With this engine paired to a brilliant new seven-speed automatic, the G37 sports the mechanical equivalent of a gazelle's legs. It tears to 60 mph in just 5.4 seconds (5.2 seconds with 1 foot of rollout like on a drag strip) on its way to a quarter-mile sprint of 13.7 seconds at 102.8 mph.

Character of the G
Where the TL's chassis hardware is employed to ends that are highly effective yet somehow clinical, the G37's bits turn the Infiniti into an ass-kicking hoot. The G37 feels nimbler than its stout 3,704-pound curb weight would suggest, an impression confirmed by a quick 69.2-mph slalom speed. Its ultimate grip of 0.91g on the skid pad trails the TL slightly, however.

The quick-ratio steering that comes as part of the Sport package works so well that it hardly attracts attention to itself, which is just the way it should be. It reinforces just how silly the optional four-wheel active steering system is (our test car didn't have it).

The combination of an automatic transmission and a car with sporting pretenses is usually a big letdown. Not so in the G-model. Like the TL, the G37 has shift paddles on the steering wheel and does the sporting blip of the throttle on downshifts. Yet the G37 won't spoil your fun even in auto mode, because this G37 facilitates fast driving as well as simple outright speed.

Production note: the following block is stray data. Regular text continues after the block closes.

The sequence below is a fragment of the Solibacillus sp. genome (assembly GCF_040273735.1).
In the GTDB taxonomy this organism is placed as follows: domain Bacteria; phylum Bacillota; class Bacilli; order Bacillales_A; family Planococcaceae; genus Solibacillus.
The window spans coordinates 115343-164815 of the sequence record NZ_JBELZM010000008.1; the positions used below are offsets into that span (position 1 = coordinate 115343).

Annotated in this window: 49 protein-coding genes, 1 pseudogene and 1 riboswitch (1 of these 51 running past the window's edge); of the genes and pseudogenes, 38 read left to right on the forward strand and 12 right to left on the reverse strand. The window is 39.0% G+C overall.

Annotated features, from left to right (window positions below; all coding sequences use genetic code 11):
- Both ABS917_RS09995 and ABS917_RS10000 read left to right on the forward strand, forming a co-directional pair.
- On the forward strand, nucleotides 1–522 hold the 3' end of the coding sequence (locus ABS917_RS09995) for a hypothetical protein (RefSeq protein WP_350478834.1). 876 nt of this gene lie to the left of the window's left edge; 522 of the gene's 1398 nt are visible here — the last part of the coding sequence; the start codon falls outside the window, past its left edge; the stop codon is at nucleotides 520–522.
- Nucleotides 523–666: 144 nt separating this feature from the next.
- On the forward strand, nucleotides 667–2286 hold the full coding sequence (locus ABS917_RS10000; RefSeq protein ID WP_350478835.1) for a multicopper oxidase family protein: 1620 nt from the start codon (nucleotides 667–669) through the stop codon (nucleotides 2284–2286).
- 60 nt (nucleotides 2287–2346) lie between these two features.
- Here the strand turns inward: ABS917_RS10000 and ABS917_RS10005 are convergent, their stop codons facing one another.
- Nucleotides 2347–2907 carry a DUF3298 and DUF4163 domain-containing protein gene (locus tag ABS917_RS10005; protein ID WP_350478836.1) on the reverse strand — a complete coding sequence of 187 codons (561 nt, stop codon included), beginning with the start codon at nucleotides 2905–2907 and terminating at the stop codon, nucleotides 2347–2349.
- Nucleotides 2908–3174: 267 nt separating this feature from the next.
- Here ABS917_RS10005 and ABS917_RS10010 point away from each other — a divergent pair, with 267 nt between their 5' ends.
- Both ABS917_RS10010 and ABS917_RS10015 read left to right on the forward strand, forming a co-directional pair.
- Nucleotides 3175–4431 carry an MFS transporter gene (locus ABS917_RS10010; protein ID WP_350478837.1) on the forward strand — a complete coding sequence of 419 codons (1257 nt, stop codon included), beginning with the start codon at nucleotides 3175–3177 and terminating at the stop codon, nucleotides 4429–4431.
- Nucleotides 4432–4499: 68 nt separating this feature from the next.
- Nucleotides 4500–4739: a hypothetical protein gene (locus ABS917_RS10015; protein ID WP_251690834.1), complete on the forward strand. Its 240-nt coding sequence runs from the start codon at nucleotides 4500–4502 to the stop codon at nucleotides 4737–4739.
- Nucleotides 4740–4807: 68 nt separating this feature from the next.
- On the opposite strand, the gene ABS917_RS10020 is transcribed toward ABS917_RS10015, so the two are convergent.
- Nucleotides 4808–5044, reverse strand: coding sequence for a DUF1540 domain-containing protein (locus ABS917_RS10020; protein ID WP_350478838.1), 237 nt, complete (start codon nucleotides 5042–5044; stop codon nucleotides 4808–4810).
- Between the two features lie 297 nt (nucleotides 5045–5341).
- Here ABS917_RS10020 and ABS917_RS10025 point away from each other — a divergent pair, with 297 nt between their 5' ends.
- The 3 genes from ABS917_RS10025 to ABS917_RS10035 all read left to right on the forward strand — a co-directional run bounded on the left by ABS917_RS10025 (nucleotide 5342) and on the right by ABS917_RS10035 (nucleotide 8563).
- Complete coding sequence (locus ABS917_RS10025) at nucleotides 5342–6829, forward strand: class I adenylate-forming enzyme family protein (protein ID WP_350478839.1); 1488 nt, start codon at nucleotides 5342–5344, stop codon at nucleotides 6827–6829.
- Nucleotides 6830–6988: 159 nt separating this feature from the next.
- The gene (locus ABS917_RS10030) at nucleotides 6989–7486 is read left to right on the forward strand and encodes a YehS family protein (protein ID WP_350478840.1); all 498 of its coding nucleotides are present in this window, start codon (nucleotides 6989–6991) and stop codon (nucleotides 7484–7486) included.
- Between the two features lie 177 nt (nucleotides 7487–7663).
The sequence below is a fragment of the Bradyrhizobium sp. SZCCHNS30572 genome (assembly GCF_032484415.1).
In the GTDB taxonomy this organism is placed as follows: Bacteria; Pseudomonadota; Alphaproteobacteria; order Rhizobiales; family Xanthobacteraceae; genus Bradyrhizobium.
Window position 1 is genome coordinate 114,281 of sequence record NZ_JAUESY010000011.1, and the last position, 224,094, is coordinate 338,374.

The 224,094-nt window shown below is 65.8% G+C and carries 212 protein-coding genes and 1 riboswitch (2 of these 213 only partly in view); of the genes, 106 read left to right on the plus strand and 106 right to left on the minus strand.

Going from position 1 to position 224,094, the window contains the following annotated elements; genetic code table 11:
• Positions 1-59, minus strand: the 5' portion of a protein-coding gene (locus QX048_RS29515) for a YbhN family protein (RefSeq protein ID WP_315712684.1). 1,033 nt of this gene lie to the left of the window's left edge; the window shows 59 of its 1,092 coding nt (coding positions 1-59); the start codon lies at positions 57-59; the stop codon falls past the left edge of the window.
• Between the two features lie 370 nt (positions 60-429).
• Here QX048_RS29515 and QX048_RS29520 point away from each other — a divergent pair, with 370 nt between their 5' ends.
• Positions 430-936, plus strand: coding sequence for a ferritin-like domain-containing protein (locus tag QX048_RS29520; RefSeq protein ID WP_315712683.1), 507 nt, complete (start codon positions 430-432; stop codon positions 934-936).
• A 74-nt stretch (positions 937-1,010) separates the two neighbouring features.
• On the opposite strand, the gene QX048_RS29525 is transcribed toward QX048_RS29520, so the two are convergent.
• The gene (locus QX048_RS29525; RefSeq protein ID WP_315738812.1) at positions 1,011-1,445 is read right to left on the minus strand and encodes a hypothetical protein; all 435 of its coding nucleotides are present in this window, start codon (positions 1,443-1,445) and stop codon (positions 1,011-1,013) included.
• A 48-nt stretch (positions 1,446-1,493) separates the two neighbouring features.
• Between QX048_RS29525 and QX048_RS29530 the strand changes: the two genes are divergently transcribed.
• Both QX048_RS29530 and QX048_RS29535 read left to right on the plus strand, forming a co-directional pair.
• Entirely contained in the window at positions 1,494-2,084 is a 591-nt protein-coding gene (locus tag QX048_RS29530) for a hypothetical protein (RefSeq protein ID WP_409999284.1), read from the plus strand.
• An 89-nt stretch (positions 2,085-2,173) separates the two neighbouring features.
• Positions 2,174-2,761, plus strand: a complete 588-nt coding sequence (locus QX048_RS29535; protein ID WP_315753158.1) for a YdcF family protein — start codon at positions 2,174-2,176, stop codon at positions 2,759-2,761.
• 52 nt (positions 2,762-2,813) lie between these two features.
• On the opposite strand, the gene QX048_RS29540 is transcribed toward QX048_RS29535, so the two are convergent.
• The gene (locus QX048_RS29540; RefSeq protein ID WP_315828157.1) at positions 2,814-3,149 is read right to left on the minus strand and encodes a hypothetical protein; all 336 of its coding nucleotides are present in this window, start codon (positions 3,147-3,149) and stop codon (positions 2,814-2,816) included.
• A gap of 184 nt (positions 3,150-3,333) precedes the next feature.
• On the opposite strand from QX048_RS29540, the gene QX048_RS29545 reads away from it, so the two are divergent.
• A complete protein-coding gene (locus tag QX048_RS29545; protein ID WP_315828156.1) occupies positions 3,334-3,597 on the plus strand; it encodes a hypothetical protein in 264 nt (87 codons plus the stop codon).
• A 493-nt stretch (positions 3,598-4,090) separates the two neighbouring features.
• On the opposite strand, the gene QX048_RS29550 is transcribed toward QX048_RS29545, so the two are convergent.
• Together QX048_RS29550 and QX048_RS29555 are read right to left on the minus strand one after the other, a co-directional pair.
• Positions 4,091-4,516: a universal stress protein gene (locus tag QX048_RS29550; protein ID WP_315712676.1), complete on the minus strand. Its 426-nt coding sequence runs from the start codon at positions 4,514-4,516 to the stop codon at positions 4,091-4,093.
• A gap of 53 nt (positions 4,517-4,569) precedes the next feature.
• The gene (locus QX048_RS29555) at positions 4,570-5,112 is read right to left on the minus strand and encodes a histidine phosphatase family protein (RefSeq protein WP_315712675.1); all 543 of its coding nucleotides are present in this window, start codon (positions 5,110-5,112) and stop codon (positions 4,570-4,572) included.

You can simply leave the transmission in Drive if you like, because as you increase your entry speed in corners, the transmission instantly recognizes the situation and begins to hold gears with an aggression that's rare among slushbox hardware. When fun time is over and you want to cruise, the G37's transmission reprises its Clark Kent persona. But by then the secret is out. In its adaptability, the G37 clearly has an enthusiasm for hard driving.